The only film based on the life of Amy Winehouse that we can comfortably get behind. Just like Princess Diana, Hollywood love making a profit off their pain. Moving on. In 2015, A24 respectfully explored the life of Amy Winehouse from rebellious teen to celebrated artist, covering her lowest moments struggling with addiction and bulimia and the times when she was on top of her game. It won an Oscar for Best Documentary in 2016.
20. Ginger & Rosa
Set within the climate of the Cold War and Cuban Missile Crisis, we're introduced to Ginger and Rosa, inseparable friends since birth. Warm vignettes of their closeness contrasts to their bleak surrounds. Ginger is bookish and cerebral while Rosa is charismatic, teaching the other how to kiss boys, smoke cigarettes and do as teenagers do. In the meantime, both girls mothers are weathering their own storms, and Ginger's pacifist father Roland appears a bohemian, free-spirited figure until it's this quality that drives a wedge between the two girls.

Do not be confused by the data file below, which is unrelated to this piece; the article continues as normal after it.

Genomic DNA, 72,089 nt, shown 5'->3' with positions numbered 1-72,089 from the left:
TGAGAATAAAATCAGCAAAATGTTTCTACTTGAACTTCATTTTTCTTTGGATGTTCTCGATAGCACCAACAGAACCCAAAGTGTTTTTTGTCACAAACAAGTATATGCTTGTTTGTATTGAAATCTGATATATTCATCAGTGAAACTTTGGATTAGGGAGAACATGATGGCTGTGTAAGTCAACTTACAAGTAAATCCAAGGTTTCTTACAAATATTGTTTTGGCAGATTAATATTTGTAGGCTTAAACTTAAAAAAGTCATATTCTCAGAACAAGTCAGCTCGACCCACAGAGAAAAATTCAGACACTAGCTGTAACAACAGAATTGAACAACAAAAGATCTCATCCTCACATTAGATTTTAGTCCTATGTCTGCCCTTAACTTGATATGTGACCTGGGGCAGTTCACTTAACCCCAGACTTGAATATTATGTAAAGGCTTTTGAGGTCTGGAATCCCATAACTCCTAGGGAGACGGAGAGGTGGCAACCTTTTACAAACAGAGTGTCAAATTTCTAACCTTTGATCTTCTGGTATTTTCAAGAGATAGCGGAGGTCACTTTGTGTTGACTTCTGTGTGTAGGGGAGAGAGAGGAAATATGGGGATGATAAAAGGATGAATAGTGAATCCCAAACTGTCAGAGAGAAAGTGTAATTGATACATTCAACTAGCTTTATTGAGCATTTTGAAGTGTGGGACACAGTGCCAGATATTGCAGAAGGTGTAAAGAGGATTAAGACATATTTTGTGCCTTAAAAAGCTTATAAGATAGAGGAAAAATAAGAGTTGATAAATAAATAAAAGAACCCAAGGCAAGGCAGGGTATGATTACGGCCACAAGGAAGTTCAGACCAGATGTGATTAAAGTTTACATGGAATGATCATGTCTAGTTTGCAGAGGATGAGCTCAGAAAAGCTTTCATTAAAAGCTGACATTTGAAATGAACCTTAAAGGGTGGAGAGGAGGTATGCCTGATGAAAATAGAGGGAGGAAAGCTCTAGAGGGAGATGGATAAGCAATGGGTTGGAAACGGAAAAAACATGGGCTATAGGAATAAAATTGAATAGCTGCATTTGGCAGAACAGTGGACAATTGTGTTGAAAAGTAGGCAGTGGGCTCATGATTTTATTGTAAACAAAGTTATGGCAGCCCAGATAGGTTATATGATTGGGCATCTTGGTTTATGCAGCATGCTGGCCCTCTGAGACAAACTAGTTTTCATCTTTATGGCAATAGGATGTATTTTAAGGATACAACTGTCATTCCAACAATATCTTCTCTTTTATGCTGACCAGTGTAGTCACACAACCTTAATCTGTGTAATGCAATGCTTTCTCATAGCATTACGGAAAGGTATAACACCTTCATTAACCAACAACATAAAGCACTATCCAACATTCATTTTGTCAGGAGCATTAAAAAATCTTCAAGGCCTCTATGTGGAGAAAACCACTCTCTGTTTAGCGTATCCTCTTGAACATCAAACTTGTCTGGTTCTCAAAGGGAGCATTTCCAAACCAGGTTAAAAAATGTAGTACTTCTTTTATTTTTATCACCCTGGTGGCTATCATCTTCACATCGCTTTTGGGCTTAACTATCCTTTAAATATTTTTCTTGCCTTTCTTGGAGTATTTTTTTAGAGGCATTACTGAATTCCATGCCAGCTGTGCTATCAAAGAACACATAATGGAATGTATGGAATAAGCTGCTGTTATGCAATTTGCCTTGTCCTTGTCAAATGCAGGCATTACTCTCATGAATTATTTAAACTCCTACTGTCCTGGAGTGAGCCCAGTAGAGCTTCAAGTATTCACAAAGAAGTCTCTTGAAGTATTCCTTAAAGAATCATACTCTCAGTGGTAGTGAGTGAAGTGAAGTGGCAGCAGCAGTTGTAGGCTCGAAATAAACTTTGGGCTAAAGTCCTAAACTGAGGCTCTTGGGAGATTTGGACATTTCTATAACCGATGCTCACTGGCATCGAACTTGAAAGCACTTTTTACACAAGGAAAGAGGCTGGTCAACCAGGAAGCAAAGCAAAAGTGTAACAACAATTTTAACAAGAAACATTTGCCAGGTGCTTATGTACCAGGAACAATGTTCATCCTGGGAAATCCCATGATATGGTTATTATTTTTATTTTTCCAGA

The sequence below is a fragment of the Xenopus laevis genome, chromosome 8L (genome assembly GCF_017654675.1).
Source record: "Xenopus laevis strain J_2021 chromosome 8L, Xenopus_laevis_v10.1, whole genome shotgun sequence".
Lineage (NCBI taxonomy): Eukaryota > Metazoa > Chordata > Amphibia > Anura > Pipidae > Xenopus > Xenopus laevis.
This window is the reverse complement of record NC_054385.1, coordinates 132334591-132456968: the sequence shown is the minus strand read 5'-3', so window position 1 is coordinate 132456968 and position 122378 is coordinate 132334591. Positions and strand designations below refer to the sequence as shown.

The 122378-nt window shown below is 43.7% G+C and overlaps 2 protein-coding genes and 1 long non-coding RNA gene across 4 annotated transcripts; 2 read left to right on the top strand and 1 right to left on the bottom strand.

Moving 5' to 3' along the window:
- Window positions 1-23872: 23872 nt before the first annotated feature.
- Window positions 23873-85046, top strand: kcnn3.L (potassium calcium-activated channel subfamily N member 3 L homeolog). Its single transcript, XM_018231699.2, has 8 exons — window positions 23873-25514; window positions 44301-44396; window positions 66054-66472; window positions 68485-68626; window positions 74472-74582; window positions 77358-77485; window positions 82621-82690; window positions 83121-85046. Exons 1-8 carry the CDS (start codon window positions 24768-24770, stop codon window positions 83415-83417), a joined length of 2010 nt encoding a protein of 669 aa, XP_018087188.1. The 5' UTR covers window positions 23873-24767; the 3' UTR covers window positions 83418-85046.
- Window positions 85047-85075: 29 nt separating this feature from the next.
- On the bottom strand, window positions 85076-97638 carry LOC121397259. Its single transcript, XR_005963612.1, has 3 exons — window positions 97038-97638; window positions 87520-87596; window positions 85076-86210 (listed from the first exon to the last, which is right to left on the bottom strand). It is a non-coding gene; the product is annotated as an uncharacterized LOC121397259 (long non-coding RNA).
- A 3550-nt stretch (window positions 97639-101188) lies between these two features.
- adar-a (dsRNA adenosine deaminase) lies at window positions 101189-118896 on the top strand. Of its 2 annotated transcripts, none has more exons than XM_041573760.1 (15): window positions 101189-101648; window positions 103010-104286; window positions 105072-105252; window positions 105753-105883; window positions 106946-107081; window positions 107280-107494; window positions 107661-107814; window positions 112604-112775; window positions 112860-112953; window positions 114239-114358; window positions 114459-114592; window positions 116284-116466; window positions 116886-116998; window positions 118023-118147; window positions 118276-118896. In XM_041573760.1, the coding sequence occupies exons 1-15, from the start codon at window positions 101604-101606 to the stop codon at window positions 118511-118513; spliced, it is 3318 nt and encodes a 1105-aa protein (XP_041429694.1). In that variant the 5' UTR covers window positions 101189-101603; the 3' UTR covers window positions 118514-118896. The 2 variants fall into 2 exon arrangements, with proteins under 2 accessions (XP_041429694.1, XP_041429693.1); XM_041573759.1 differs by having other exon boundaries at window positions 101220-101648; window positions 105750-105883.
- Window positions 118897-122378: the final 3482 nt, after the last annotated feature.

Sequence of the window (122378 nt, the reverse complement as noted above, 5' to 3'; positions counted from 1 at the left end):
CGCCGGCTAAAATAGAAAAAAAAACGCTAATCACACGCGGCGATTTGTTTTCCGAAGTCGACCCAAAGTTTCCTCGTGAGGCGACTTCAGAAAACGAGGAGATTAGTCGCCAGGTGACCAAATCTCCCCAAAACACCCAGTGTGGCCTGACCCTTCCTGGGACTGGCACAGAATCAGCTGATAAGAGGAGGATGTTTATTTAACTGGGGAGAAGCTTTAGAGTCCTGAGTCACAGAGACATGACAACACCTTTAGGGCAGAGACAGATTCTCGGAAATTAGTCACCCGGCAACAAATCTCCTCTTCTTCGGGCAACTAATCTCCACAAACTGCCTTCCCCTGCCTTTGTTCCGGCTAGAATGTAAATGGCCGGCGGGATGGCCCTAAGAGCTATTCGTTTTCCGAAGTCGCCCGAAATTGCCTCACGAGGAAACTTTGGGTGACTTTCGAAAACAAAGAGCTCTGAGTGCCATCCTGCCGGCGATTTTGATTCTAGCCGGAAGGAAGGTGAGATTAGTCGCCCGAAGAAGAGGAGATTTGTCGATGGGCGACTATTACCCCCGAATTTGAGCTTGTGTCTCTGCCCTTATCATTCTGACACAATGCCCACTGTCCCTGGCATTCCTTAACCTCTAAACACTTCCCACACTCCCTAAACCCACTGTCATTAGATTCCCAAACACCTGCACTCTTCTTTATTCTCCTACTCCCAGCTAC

21. The Disaster Artist
The Franco brothers team up to bring the little known and truly absurd story behind cult film The Room to the mainstream. It's a tragicomedy that's immortalised lines like "You're tearing me apart Lisa" and "Oh, hi Mark".
22. Hot Summer Nights
We'll watch anything that stars Timmy at least once. After being sent to Cape Cod by his absent mum for the summer, Daniel gets in over his head selling drugs and falling in love with his partner's sister. Think of it as the precursor to Elio.
23. The Lighthouse
A psychological thriller about two lighthouse keepers as they descend into madness in remote New England. It's claustrophobic, it's grizzly, and it requires a whole lot of stamina to finish. The fact that it stars Robert Pattinson and Willem Dafoe makes the queer subtext all the more erotic.
24. Swiss Army Man
Castaway walked so Swiss Army Man could run. Daniel Radcliffe and Paul Dano are the onscreen pairing we never knew we needed. Absurd, emotional and profound all at once, world weary Hank sees the world through the crude and babyish eyes of Mannie, who washes up on the shore of a deserted island just as Hank is about to commit suicide.